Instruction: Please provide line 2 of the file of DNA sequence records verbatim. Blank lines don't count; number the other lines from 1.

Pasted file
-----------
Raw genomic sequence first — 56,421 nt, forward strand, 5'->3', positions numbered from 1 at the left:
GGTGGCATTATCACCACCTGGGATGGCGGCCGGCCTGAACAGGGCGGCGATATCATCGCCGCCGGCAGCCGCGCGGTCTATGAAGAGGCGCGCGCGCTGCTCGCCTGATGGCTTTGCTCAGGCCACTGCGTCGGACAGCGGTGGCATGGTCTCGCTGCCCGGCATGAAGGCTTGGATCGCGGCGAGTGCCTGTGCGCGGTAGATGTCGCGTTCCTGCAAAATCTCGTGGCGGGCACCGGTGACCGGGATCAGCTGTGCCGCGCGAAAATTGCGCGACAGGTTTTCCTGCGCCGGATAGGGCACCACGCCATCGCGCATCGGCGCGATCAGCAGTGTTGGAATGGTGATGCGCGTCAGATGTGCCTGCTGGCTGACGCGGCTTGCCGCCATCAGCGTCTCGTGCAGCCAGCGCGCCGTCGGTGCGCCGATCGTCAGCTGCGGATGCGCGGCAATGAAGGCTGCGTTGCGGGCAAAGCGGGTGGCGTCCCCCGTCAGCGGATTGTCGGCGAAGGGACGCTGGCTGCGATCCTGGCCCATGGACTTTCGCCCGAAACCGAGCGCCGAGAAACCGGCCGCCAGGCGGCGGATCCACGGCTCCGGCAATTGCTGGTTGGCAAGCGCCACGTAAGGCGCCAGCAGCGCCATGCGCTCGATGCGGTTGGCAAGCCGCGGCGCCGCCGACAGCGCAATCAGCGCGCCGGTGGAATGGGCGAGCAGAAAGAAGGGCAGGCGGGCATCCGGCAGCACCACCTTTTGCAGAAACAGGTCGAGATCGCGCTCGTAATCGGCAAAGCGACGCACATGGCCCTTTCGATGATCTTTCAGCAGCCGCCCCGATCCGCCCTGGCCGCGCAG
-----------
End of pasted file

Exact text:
GGTGGCATTATCACCACCTGGGATGGCGGCCGGCCTGAACAGGGCGGCGATATCATCGCCGCCGGCAGCCGCGCGGTCTATGAAGAGGCGCGCGCGCTGCTCGCCTGATGGCTTTGCTCAGGCCACTGCGTCGGACAGCGGTGGCATGGTCTCGCTGCCCGGCATGAAGGCTTGGATCGCGGCGAGTGCCTGTGCGCGGTAGATGTCGCGTTCCTGCAAAATCTCGTGGCGGGCACCGGTGACCGGGATCAGCTGTGCCGCGCGAAAATTGCGCGACAGGTTTTCCTGCGCCGGATAGGGCACCACGCCATCGCGCATCGGCGCGATCAGCAGTGTTGGAATGGTGATGCGCGTCAGATGTGCCTGCTGGCTGACGCGGCTTGCCGCCATCAGCGTCTCGTGCAGCCAGCGCGCCGTCGGTGCGCCGATCGTCAGCTGCGGATGCGCGGCAATGAAGGCTGCGTTGCGGGCAAAGCGGGTGGCGTCCCCCGTCAGCGGATTGTCGGCGAAGGGACGCTGGCTGCGATCCTGGCCCATGGACTTTCGCCCGAAACCGAGCGCCGAGAAACCGGCCGCCAGGCGGCGGATCCACGGCTCCGGCAATTGCTGGTTGGCAAGCGCCACGTAAGGCGCCAGCAGCGCCATGCGCTCGATGCGGTTGGCAAGCCGCGGCGCCGCCGACAGCGCAATCAGCGCGCCGGTGGAATGGGCGAGCAGAAAGAAGGGCAGGCGGGCATCCGGCAGCACCACCTTTTGCAGAAACAGGTCGAGATCGCGCTCGTAATCGGCAAAGCGACGCACATGGCCCTTTCGATGATCTTTCAGCAGCCGCCCCGATCCGCCCTGGCCGCGCAG